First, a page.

A thoughtful exploration of Universal Basic Income, 15-hour work weeks, and open borders with lots of data and examples. Although I have some issues with UBI, I liked Bregman’s energy and pragmatism, and I can see why he was invited to Davos to speak with the oligarchs.
Some nice quotes:
“If you were the GDP, your ideal citizen would be a compulsive gambler with cancer who’s going through a drawn-out divorce that he copes with by popping fistfuls of Prozac and going berserk on Black Friday” (pg. 105-106)
“The targets of our performance-driven society are no less absurd than the five-year plans of the former USSR.” (pg. 122)
“[T]he real crisis of our times, of my generation, is not that we don’t have it good, or even that we might be worse off later on. No, the real crisis is that we can’t come up with anything better.” (page 11)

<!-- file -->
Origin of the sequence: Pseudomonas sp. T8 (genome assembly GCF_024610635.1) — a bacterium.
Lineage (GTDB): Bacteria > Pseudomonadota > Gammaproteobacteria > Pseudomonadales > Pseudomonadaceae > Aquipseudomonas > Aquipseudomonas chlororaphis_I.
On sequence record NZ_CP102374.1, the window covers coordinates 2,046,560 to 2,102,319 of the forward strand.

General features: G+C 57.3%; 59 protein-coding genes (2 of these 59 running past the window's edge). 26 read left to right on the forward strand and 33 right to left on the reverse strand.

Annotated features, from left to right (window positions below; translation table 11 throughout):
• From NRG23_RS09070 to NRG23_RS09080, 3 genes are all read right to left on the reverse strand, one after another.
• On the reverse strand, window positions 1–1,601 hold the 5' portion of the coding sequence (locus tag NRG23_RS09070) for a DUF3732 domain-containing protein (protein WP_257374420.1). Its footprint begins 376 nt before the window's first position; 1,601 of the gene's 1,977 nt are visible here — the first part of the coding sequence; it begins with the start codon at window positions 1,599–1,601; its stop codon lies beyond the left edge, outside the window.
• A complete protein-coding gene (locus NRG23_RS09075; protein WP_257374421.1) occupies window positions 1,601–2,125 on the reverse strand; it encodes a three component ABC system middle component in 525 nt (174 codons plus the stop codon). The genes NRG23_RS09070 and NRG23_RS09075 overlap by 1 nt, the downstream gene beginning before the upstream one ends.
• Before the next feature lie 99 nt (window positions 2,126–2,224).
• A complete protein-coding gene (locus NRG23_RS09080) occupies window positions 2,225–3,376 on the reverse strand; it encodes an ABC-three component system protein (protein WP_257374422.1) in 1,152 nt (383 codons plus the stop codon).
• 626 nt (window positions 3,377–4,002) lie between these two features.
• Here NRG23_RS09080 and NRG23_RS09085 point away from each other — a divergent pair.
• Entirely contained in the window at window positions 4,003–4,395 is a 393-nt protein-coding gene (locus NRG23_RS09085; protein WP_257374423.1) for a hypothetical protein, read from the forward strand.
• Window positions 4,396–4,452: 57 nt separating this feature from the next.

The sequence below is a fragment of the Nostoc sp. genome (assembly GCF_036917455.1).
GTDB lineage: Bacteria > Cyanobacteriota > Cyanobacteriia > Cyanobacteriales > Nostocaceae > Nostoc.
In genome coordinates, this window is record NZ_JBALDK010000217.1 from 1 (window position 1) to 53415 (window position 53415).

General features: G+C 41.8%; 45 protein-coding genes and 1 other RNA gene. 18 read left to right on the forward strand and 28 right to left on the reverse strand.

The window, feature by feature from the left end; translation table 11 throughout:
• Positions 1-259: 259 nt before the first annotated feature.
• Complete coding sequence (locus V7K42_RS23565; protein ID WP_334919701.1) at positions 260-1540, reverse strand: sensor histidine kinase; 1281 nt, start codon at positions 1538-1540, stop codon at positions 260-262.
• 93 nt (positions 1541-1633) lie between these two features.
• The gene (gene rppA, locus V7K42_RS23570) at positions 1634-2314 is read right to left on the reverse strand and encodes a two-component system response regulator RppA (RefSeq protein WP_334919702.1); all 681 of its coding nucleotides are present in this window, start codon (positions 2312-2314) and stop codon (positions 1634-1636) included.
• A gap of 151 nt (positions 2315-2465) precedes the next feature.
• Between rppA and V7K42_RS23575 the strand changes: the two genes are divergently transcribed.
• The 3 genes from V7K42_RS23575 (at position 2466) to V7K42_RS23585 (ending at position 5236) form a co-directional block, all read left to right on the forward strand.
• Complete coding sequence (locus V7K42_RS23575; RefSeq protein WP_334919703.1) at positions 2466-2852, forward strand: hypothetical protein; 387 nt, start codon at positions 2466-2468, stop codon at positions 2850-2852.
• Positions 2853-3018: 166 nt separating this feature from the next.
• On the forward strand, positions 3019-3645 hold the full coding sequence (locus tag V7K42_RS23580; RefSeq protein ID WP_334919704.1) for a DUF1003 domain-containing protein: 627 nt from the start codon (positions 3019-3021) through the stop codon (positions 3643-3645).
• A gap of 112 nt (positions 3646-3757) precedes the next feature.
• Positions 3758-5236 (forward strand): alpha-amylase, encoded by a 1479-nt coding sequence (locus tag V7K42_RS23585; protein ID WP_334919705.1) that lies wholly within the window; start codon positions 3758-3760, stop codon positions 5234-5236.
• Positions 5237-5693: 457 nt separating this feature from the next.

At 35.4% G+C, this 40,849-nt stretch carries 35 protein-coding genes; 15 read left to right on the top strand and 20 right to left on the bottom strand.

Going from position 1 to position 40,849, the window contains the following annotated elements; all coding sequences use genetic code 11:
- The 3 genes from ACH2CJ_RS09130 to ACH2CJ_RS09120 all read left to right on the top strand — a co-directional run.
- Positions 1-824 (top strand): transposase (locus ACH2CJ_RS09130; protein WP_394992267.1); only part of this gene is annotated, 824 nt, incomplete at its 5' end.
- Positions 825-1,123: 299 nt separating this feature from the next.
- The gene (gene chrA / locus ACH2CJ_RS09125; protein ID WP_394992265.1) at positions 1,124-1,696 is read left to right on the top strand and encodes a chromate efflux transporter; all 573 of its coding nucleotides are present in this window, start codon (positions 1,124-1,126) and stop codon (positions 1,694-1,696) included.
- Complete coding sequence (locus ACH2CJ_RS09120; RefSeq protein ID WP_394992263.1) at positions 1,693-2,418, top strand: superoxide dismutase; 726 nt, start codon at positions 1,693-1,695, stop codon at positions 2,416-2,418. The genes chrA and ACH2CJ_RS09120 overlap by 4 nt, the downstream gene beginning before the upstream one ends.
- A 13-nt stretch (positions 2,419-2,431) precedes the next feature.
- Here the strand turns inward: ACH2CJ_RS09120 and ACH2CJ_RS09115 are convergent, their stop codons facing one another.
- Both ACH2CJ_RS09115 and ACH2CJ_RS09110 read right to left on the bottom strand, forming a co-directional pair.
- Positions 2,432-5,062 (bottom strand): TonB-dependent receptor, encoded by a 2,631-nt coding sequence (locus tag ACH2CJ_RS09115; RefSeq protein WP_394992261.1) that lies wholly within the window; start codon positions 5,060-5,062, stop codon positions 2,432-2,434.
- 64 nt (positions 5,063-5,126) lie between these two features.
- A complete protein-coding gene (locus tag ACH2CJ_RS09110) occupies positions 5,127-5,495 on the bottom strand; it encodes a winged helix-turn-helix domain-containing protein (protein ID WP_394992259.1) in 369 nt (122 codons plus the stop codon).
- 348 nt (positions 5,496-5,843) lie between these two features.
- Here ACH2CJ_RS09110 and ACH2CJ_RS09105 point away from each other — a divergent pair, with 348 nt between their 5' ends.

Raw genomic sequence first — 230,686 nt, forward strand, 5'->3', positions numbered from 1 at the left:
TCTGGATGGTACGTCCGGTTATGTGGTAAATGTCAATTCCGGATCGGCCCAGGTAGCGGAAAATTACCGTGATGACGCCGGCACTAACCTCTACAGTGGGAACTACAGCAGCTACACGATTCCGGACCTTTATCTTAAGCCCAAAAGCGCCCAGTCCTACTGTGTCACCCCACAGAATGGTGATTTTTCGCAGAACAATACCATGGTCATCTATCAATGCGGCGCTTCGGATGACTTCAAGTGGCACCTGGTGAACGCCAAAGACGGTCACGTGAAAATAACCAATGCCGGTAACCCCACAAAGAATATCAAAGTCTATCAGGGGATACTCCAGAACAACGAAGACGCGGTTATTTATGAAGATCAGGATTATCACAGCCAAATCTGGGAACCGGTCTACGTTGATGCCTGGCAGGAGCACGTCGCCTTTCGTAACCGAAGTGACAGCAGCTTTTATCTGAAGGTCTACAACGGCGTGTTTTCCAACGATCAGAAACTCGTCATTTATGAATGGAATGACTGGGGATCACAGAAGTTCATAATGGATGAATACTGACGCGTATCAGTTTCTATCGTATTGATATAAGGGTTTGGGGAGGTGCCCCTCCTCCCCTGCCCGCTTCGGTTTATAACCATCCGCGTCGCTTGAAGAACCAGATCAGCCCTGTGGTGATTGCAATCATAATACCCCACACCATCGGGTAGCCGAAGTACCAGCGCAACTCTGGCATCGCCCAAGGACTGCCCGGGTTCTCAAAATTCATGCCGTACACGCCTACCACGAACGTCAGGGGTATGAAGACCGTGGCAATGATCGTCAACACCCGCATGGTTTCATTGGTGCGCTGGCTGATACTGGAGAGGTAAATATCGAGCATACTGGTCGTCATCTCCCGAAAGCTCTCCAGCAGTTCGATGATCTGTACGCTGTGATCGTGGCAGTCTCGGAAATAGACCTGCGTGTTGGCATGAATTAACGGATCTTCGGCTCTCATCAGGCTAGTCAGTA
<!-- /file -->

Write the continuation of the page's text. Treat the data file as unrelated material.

On page 41, Bregman explains that Richard Nixon’s Family Assistance Plan got definitively canned in 1978 because that found evidence (later proven wrong) that the FAP resulted in 50% more divorces. “A basic income, evidently, gave women too much independence.”